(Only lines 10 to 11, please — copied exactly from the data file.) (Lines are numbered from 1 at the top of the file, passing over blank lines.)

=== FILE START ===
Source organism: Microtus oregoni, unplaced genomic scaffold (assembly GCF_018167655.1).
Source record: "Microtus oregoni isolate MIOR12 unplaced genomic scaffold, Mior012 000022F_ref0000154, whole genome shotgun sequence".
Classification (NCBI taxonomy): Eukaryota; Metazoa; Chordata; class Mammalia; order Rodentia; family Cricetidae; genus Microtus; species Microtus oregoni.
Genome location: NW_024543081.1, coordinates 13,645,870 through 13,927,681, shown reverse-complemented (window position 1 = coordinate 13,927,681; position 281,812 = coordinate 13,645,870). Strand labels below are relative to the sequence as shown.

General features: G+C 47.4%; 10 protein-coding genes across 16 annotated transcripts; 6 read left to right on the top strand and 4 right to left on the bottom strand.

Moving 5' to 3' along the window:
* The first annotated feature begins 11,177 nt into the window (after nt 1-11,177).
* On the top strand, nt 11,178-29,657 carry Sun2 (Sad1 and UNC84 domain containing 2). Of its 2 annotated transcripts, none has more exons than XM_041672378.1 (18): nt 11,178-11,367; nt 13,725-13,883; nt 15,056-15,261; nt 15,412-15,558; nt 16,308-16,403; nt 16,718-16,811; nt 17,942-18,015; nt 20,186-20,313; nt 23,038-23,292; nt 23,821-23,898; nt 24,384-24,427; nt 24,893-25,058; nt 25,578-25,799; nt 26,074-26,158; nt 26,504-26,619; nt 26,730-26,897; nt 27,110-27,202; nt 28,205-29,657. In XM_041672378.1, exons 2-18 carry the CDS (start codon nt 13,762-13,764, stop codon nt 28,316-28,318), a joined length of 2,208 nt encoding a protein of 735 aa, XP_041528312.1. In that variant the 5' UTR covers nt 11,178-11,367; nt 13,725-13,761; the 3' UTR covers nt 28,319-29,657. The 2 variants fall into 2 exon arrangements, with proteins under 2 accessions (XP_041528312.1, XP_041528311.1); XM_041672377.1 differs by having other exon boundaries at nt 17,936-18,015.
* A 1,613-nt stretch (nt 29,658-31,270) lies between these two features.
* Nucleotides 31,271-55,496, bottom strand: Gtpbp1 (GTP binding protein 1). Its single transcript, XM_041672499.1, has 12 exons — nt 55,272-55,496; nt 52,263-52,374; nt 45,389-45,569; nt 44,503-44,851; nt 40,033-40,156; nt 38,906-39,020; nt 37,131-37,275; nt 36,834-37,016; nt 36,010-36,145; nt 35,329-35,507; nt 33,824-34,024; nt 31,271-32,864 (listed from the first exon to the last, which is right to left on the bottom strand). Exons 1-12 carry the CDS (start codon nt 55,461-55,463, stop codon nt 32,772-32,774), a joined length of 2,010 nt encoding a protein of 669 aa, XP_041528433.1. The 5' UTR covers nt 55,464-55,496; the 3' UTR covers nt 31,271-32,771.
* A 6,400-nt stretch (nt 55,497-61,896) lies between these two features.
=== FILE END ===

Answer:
* Nucleotides 31,271-55,496, bottom strand: Gtpbp1 (GTP binding protein 1). Its single transcript, XM_041672499.1, has 12 exons — nt 55,272-55,496; nt 52,263-52,374; nt 45,389-45,569; nt 44,503-44,851; nt 40,033-40,156; nt 38,906-39,020; nt 37,131-37,275; nt 36,834-37,016; nt 36,010-36,145; nt 35,329-35,507; nt 33,824-34,024; nt 31,271-32,864 (listed from the first exon to the last, which is right to left on the bottom strand). Exons 1-12 carry the CDS (start codon nt 55,461-55,463, stop codon nt 32,772-32,774), a joined length of 2,010 nt encoding a protein of 669 aa, XP_041528433.1. The 5' UTR covers nt 55,464-55,496; the 3' UTR covers nt 31,271-32,771.
* A 6,400-nt stretch (nt 55,497-61,896) lies between these two features.